||This article provides insufficient context for those unfamiliar with the subject. (October 2009)|
An O(1) scheduler is a kernel scheduling design that can schedule processes within a constant amount of time, regardless of how many processes are running on the operating system. One of the major goals of operating system designers is to minimize overhead and jitter of OS services, so that application programmers who use them endure less of a performance impact. In Linux, it has replaced the previously used O(n) scheduler. An O(1) scheduler provides "constant time" scheduling services, thus reducing the amount of jitter normally incurred by the invocation of the scheduler. In the realm of real-time operating systems, deterministic execution is key, and an O(1) scheduler is able to provide scheduling services with a fixed upper-bound on execution times.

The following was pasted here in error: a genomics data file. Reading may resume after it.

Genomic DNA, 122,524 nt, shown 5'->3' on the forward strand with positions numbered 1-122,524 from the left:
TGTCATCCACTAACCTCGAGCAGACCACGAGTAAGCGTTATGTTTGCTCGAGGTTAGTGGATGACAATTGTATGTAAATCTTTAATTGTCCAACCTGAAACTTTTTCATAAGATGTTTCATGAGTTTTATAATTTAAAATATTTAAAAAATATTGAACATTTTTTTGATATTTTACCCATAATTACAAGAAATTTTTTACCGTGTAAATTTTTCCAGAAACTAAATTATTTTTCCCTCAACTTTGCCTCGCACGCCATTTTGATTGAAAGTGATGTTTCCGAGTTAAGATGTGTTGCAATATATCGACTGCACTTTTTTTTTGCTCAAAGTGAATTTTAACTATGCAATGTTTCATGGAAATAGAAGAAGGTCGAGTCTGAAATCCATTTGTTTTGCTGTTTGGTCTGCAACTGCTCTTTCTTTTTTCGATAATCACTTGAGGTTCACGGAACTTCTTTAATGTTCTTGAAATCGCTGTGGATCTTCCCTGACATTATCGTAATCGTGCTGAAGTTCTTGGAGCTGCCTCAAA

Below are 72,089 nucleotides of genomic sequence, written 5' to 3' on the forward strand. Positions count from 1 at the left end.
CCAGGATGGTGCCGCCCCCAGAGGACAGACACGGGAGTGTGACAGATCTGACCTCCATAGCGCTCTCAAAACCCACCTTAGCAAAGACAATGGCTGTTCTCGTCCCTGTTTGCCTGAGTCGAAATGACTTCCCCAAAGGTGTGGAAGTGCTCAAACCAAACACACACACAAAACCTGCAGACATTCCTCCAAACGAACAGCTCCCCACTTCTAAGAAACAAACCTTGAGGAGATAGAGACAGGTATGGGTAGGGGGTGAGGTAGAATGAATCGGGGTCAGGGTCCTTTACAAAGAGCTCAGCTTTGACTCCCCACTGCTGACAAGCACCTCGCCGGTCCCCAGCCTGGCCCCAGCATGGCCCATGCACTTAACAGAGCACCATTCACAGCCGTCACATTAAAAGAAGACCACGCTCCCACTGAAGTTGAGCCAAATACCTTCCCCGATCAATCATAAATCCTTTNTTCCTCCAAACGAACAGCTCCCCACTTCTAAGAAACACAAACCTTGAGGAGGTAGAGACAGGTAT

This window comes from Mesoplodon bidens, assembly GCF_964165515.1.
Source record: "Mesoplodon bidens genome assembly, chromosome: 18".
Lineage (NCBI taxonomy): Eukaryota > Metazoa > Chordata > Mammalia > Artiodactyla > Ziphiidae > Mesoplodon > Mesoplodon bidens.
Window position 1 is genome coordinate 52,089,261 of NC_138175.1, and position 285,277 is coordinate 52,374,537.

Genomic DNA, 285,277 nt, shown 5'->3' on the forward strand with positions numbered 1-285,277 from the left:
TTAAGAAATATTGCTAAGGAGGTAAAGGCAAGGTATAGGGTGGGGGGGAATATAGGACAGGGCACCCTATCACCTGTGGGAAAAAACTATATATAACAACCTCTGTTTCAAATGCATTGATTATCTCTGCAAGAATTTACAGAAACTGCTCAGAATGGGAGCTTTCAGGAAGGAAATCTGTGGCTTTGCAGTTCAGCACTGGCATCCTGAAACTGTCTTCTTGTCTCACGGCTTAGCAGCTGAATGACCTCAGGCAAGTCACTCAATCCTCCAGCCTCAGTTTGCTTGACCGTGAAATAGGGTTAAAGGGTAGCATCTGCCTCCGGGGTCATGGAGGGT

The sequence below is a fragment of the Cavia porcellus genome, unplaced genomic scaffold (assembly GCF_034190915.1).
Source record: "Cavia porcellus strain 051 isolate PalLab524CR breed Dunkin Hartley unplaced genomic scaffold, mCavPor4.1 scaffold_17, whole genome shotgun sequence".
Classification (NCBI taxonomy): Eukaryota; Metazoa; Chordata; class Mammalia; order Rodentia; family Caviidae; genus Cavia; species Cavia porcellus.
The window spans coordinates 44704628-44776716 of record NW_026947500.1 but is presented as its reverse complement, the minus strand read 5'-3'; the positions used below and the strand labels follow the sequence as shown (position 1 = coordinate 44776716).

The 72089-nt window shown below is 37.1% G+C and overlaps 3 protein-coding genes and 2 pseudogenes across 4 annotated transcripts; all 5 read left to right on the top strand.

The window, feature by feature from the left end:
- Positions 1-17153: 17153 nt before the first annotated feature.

In versions of Linux kernel 2.6 prior to 2.6.23, the scheduler used is an O(1) scheduler by Ingo Molnár. The scheduler used thereafter is the Completely Fair Scheduler, also by Ingo Molnár, which runs in O(log N) time.
- Understanding the Linux 184.108.40.206 CPU Scheduler; Josh Aas, 17 February 2005
- HybridThreads (Hthreads); A HW/SW co-designed POSIX-compatible OS featuring an O(1) scheduler implemented in hardware
- Inside the Linux scheduler; Written by M. Tim Jones, an IBM developerWorks article
- David Mosberger. "A closer look at the Linux O(1) scheduler". HP Research Labs. Archived from the original on 16 March 2012.